Id. at 6-7.

         2. FLSA Section 216(b)

         FLSA Section 216(b) includes a provision allowing employees to maintain a class action for overtime pay on their own behalf or on behalf of other workers. This section provides that any employer violating the minimum wage or maximum hours section of this statute “shall be liable to the employee or employees affected in the amount of the unpaid minimum wages or their unpaid overtime compensation, ” and any additional damages. 29 U.S.C. § 216(b). It further provides that an action on liability “may be maintained in any court of competent jurisdiction by any one or more employees for and in behalf of himself or themselves and other employees similarly situated.” Id. (emphasis added). The term “similarly situated” is not defined in the statute. Additionally, the section contains an opt-in provision stating, “No employee shall be a party to any such action unless he gives his consent in writing.” Id.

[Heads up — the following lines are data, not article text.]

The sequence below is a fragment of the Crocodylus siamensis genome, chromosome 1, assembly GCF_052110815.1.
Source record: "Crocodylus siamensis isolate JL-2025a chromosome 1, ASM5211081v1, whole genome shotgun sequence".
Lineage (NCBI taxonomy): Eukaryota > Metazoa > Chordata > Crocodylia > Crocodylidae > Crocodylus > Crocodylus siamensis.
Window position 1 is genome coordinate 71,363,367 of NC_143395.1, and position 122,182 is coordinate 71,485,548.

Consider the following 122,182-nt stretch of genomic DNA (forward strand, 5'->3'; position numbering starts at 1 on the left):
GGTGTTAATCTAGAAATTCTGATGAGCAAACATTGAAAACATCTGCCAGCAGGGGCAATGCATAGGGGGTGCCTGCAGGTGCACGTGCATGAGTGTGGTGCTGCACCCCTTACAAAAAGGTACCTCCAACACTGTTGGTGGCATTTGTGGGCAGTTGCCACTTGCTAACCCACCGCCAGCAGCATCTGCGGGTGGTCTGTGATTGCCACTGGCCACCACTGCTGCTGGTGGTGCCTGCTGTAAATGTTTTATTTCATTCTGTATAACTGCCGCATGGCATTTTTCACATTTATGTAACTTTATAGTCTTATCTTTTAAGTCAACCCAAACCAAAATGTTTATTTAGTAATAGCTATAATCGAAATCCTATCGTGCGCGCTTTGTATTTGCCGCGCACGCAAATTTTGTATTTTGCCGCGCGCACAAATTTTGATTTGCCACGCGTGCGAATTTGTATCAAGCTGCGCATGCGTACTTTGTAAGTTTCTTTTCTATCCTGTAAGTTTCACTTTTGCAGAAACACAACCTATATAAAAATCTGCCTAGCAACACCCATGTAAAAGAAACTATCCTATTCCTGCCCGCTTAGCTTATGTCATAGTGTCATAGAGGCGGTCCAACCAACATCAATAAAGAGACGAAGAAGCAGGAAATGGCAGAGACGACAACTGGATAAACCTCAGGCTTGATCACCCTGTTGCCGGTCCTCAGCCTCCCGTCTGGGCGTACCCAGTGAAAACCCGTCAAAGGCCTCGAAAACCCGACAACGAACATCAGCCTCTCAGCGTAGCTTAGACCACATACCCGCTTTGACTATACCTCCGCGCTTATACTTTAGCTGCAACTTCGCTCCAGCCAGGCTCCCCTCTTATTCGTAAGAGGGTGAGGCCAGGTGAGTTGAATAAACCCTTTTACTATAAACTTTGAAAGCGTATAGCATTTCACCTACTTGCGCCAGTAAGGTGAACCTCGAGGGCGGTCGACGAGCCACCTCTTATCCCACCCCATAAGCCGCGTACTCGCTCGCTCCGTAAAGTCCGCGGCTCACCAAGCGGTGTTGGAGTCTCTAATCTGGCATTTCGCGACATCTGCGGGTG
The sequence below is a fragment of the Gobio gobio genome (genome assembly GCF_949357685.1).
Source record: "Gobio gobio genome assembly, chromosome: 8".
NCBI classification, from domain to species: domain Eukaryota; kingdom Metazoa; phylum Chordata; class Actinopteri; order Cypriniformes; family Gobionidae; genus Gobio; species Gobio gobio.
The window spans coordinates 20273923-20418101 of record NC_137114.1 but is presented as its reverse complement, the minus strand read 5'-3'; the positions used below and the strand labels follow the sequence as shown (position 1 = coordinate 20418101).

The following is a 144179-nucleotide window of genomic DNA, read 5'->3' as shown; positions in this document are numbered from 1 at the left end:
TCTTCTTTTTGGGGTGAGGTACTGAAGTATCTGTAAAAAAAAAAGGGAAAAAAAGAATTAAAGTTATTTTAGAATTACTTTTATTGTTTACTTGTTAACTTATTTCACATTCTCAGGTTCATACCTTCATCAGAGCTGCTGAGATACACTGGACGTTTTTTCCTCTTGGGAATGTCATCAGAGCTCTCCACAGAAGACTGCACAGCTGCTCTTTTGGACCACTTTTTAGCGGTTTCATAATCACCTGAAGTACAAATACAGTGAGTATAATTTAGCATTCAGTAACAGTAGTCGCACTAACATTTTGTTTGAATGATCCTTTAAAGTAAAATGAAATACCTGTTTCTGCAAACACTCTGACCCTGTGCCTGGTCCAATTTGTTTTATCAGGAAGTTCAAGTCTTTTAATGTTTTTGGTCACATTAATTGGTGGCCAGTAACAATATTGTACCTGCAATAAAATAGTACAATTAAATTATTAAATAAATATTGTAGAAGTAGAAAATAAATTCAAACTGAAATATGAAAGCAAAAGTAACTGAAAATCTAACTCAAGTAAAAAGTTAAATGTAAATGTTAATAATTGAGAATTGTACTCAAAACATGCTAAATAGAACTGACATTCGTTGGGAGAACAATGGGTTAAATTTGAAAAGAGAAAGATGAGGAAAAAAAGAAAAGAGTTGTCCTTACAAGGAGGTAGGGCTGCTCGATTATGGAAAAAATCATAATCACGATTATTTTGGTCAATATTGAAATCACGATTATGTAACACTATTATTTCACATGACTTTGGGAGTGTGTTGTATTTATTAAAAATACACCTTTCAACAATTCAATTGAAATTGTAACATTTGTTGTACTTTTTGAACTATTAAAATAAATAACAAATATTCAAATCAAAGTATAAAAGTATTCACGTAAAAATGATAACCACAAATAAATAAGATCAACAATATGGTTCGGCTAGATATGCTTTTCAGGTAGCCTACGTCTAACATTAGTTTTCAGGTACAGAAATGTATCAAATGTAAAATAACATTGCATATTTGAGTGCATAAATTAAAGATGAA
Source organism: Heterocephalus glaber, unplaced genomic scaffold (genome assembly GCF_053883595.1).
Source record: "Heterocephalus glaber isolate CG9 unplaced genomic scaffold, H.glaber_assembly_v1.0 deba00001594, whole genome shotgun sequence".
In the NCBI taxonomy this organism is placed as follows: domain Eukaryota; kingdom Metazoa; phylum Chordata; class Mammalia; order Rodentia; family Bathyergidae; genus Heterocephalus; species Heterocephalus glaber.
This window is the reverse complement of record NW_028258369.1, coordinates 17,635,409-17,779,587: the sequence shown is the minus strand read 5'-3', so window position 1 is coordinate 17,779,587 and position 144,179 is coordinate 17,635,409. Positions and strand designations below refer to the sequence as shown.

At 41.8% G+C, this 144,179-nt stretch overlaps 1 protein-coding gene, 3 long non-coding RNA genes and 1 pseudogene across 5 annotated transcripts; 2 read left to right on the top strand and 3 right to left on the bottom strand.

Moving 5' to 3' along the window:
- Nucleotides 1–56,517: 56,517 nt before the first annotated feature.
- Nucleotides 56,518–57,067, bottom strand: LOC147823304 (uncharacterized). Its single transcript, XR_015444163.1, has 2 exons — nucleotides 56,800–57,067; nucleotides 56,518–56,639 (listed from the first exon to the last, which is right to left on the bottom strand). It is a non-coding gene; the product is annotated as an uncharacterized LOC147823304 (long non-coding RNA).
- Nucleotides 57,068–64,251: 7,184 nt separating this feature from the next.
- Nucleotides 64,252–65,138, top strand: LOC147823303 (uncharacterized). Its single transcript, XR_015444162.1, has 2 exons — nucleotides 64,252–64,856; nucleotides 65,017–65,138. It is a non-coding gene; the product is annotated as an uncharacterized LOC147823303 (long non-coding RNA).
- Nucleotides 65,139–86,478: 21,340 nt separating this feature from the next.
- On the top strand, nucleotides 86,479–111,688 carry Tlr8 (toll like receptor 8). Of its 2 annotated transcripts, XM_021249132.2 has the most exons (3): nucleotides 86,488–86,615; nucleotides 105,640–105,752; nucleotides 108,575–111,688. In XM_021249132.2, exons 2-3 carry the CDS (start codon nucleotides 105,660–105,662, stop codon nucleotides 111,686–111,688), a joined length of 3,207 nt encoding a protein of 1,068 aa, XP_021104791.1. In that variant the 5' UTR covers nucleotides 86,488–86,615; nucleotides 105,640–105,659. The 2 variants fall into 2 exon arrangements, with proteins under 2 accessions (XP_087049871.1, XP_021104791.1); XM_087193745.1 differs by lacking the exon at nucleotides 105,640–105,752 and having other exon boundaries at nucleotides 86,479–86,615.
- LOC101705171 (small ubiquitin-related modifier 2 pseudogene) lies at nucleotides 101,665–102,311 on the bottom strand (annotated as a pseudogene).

The Court has discretion to determine whether to authorize class certification and the notice provisions in Section 216(b). To make this determination, courts in the Tenth Circuit apply a two-tiered, ad hoc methodology to determine when certification is proper. See Theissen v. General Electric Capital Corp., 267 F.3d 1095 (10th Cir. 2001). In the first tier, or notice stage, to show that employees are similarly situated courts require “nothing more than substantial allegations that the putative class members were together the victims of a single decision, policy, or plan.” Id. at 1102 (citation omitted). I agree with the Honorable Judith Herrera's more recent application of this standard and her view that although the requirement is that the allegations be substantial, the standard is fairly lenient at this stage. See Medrano v. Flower Foods, et al., 2017WL 3052493 *3 (D.N.M.).

         Based on my review of the complaint, the briefing on the instant Motion and corresponding declarations, and the applicable law, I find LeBlanc has made substantial allegations that the putative class members are similarly situated.

         As to Halliburton's arguments in opposition, I agree with LeBlanc that the arguments apply more to a merits-based determination, which is a more strict evidence-based determination ...